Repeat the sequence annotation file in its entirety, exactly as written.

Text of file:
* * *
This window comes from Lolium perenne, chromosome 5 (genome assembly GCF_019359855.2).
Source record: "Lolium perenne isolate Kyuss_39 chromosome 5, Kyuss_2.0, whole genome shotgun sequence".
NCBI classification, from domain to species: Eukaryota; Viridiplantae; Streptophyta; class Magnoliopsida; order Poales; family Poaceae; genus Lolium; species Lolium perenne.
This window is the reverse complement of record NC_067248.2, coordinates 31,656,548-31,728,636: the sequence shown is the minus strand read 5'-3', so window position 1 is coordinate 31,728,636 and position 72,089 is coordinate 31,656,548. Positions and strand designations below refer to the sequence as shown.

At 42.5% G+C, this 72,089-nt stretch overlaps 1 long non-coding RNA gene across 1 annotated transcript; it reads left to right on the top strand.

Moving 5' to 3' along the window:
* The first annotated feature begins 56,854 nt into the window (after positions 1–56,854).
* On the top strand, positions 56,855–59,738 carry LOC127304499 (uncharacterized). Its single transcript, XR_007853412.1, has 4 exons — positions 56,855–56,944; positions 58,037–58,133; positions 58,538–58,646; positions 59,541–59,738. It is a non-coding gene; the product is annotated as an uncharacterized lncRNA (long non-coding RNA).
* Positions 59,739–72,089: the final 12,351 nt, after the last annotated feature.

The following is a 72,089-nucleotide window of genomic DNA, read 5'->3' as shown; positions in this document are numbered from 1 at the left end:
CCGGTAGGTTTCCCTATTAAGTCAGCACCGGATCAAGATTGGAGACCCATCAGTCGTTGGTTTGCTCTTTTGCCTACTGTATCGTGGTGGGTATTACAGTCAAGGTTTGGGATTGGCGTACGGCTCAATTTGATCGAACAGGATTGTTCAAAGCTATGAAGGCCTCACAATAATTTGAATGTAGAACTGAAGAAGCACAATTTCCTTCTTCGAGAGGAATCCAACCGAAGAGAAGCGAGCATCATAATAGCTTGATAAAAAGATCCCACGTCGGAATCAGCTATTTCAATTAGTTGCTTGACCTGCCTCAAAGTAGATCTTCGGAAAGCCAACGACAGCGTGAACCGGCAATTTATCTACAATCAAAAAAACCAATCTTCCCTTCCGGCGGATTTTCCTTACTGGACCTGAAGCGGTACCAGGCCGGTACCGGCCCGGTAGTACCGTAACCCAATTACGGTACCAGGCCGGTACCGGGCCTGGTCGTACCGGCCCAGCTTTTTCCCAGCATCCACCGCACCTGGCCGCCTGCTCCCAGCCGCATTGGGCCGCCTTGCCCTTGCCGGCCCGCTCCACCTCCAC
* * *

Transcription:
This window comes from Lolium perenne, chromosome 5 (genome assembly GCF_019359855.2).
Source record: "Lolium perenne isolate Kyuss_39 chromosome 5, Kyuss_2.0, whole genome shotgun sequence".
NCBI classification, from domain to species: Eukaryota; Viridiplantae; Streptophyta; class Magnoliopsida; order Poales; family Poaceae; genus Lolium; species Lolium perenne.
This window is the reverse complement of record NC_067248.2, coordinates 31,656,548-31,728,636: the sequence shown is the minus strand read 5'-3', so window position 1 is coordinate 31,728,636 and position 72,089 is coordinate 31,656,548. Positions and strand designations below refer to the sequence as shown.

At 42.5% G+C, this 72,089-nt stretch overlaps 1 long non-coding RNA gene across 1 annotated transcript; it reads left to right on the top strand.

Moving 5' to 3' along the window:
* The first annotated feature begins 56,854 nt into the window (after positions 1–56,854).
* On the top strand, positions 56,855–59,738 carry LOC127304499 (uncharacterized). Its single transcript, XR_007853412.1, has 4 exons — positions 56,855–56,944; positions 58,037–58,133; positions 58,538–58,646; positions 59,541–59,738. It is a non-coding gene; the product is annotated as an uncharacterized lncRNA (long non-coding RNA).
* Positions 59,739–72,089: the final 12,351 nt, after the last annotated feature.

The following is a 72,089-nucleotide window of genomic DNA, read 5'->3' as shown; positions in this document are numbered from 1 at the left end:
CCGGTAGGTTTCCCTATTAAGTCAGCACCGGATCAAGATTGGAGACCCATCAGTCGTTGGTTTGCTCTTTTGCCTACTGTATCGTGGTGGGTATTACAGTCAAGGTTTGGGATTGGCGTACGGCTCAATTTGATCGAACAGGATTGTTCAAAGCTATGAAGGCCTCACAATAATTTGAATGTAGAACTGAAGAAGCACAATTTCCTTCTTCGAGAGGAATCCAACCGAAGAGAAGCGAGCATCATAATAGCTTGATAAAAAGATCCCACGTCGGAATCAGCTATTTCAATTAGTTGCTTGACCTGCCTCAAAGTAGATCTTCGGAAAGCCAACGACAGCGTGAACCGGCAATTTATCTACAATCAAAAAAACCAATCTTCCCTTCCGGCGGATTTTCCTTACTGGACCTGAAGCGGTACCAGGCCGGTACCGGCCCGGTAGTACCGTAACCCAATTACGGTACCAGGCCGGTACCGGGCCTGGTCGTACCGGCCCAGCTTTTTCCCAGCATCCACCGCACCTGGCCGCCTGCTCCCAGCCGCATTGGGCCGCCTTGCCCTTGCCGGCCCGCTCCACCTCCAC